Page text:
Partly as a result of fuel efficiency and lower fuel prices, since 2014, the size of vehicles has become less critical. Fuel efficiency increased by 3% for light trucks and 2% for sedans from 2017 to 2018. Consumers are prepared to buy bigger vehicles and consumer tastes have shifted away from sedans to light trucks and SUVs. In 2018, only 29% of new vehicle sales in Canada were sedans, while the balance was light trucks and SUVs. As an example, Ford indicated it would no longer make sedans after 2018. GM is cancelling production of multiple sedans, including the Chevy Volt, Chevy Impala, Cadillac CT6 and XTS and Buick LaCrosse.
The Move South
The trend among North American OEMs has been to locate new production in Mexico. This is driven by low wages, generous Mexican government incentives and trade agreements (NAFTA/USMCA).
Mexico has turned into an auto industry powerhouse. In 2019, Mexico is projected to produce 4.3 million vehicles as compared to approximately 645,000 in 2013, an increase of over 500%. Canada is projected to produce 1.95 million vehicles in 2019 compared to approximately 2.3 million in 2013, a decrease of 15%. This trend is expected to continue as evidenced by GM’s recent closing or downsizing of seven plants in the US and Canada, including Oshawa.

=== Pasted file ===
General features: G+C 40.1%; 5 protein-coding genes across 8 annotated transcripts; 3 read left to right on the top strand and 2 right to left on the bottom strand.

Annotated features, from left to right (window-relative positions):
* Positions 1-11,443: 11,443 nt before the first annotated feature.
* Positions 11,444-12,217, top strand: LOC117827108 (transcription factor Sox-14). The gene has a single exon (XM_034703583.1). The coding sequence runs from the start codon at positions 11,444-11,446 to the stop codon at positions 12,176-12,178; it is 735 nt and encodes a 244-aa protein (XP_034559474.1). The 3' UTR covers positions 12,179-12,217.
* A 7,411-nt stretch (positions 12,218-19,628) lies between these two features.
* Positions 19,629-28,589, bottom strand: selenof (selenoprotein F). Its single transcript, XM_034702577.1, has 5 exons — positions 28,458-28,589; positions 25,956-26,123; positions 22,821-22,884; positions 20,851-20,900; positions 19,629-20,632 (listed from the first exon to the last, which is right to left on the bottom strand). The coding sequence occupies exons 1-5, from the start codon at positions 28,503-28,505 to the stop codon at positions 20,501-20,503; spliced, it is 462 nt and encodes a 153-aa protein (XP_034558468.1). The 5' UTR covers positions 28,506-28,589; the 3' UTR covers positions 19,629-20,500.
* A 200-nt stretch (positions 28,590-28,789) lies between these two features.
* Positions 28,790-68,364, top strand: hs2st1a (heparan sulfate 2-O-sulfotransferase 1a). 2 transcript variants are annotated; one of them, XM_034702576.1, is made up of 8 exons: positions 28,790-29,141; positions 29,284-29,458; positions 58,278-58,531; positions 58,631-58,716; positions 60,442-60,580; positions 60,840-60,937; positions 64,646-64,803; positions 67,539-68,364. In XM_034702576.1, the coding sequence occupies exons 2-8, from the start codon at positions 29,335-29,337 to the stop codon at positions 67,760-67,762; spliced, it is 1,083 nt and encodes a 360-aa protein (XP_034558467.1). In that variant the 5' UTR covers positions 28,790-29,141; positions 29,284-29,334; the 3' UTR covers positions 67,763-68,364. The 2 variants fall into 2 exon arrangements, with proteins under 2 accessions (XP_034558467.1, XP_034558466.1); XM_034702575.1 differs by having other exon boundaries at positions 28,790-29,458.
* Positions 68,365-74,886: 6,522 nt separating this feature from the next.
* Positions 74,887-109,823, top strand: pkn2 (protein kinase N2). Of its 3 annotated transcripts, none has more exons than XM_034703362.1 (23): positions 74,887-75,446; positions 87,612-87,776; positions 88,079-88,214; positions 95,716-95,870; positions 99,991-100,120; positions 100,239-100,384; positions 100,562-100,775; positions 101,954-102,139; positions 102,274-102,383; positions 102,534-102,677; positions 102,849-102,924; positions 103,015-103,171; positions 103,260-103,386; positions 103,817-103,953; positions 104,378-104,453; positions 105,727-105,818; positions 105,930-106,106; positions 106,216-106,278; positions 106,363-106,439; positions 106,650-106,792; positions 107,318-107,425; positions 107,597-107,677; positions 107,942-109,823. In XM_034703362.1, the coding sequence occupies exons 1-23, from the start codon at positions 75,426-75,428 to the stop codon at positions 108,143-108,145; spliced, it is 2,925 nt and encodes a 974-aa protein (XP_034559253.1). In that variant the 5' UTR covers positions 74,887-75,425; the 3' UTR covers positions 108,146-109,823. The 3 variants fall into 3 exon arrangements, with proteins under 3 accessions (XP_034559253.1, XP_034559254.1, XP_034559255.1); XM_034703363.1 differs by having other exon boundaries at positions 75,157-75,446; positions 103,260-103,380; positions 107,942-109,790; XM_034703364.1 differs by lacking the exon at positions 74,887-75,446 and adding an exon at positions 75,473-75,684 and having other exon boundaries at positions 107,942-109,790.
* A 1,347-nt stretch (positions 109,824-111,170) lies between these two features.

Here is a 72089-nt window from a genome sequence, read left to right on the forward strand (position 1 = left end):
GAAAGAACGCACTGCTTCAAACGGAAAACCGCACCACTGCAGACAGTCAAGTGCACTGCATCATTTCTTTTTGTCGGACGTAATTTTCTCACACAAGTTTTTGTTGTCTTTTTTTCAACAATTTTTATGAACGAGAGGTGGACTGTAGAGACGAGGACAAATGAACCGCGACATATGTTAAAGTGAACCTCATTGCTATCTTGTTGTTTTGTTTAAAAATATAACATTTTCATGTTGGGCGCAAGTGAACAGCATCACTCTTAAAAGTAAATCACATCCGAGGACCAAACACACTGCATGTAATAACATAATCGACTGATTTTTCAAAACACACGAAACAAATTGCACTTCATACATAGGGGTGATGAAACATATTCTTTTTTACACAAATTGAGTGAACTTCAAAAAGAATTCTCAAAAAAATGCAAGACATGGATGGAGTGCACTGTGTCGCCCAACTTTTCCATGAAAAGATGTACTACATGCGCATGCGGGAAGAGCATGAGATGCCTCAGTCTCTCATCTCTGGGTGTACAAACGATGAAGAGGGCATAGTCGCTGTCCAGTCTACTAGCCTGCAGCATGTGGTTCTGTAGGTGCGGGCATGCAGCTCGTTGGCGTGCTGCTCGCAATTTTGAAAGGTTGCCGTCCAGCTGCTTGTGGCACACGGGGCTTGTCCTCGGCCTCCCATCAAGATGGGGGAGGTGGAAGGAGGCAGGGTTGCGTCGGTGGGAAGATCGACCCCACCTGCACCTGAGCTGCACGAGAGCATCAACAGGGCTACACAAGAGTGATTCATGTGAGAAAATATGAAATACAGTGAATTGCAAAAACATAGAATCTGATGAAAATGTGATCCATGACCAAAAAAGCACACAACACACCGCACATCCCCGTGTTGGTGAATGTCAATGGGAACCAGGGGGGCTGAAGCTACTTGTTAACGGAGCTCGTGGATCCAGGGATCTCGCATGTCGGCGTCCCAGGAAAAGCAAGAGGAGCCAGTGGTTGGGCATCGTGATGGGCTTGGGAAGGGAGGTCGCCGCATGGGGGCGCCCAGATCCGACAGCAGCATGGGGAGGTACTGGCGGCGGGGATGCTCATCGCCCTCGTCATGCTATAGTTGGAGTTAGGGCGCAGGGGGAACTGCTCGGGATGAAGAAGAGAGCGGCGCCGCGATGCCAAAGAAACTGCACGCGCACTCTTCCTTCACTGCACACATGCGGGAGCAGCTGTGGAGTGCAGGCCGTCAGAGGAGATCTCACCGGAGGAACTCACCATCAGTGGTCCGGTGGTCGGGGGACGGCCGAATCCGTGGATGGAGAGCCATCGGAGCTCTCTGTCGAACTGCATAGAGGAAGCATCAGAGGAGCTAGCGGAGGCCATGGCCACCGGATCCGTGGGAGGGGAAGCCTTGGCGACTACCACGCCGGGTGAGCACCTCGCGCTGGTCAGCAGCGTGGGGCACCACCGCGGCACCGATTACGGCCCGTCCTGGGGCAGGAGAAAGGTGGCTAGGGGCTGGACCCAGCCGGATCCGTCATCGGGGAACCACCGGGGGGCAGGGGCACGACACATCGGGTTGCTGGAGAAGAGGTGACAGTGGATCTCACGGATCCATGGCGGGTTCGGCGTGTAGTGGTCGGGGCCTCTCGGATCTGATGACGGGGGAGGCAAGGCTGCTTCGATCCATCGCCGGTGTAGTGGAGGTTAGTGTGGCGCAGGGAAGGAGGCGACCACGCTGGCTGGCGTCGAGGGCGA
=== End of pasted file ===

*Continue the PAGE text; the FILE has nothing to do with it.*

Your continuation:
OEMs expect parts suppliers to supply on a “just in time” basis, which generally requires them to be within short travel distance of the OEM plant. This applies wherever the OEM has a plant. Shipping parts long distances is not economic and exposes the manufacturers and OEMs to risks, including tariffs, currency fluctuations and transportation issues (such as potential delays crossing the border (particularly in the age of Trump)).
Stresses on Parts Manufacturers
Due to the competitive nature of the parts industry, OEMs have increasing leverage over parts suppliers. OEMs are seeking long-term supply agreements with price reduction clauses. There is growing pressure on the parts supplier to absorb the costs related to new product designs.
As OEMs expand their manufacturing presence around the world, parts suppliers follow in order to obtain or retain supply agreements. This can lead to a number of challenges for parts manufacturers, including: